Referencing the chart, it also appears that there was a period of general stagnation between 1965 and 1980 ...
Actually, it was 1966 thru 1982.
Looking at the entire chart, you can see the tendency for the market to run in roughly 18-year supercycles. I don't think it's any coincidence that that timeframe is also roughly generational. The plateaus between the big runs serve to convince investors that the heyday of the big bull run ups are over and stocks have lost their luster. Note 'Newsweek's late-1979 cover headline "The Death Of Equities" -- the classic "bell ringing at the bottom" if there ever was one -- coupled with CNBC's breathless NASDAQ 5000 stories from 2000.
We appear to be smack-dab in the middle of one of those consolidating, numbing, grinding, stagnant periods now, when viewed from the perspective of the chart. From the inside, it's normal to think and react as you have -- stocks are doomed, our parents ran it up to dizzying heights and we're paying for it, maybe historically it did well but those days are over, etc, etc. From your shorter timeframe, that mindset appears to be accurate. But when seen against a backdrop of history, not so much.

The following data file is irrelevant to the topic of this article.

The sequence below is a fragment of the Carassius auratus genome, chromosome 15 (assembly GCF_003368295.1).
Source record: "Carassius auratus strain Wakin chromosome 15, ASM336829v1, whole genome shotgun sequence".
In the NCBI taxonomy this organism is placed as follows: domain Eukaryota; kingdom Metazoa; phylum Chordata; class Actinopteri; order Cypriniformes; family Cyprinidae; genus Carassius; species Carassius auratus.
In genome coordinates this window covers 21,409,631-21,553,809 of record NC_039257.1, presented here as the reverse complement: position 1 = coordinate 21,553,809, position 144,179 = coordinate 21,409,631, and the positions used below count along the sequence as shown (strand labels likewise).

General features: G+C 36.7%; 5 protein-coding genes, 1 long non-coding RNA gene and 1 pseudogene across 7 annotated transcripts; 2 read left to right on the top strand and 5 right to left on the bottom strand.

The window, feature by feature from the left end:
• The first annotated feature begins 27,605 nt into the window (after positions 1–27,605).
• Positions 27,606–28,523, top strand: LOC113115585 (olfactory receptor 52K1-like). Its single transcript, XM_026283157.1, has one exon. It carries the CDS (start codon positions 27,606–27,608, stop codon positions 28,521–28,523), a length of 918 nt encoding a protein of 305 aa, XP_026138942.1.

You have a rare opportunity to amass a considerable investment foundation if you make your deposits during these stagnant periods, and stick to your asset allocation model. Rather than buying all the way up, you're going to end up with a relatively low and even cost basis. Once Newsweek publishes that next "Death" headline, and that bell rings, you can hold on for the ride. Remember the 12% isn't an annual interest rate, but an internal rate of return for the overall investment horizon. Some years it's nothing, some years it's going the wrong way. Some years it's REALLY going the wrong way (I'm looking at you 2002 and 2008).
But once it begins going your way, hoo-boy, is that ever fun. I mean REALLY fun.
Widen your time horizon. Gather the nuts for the winter. It seems like it'll never come, but spring will be here sooner than you think. You don't want to say "d'oh, if I had just..." when you look back on it from autumn.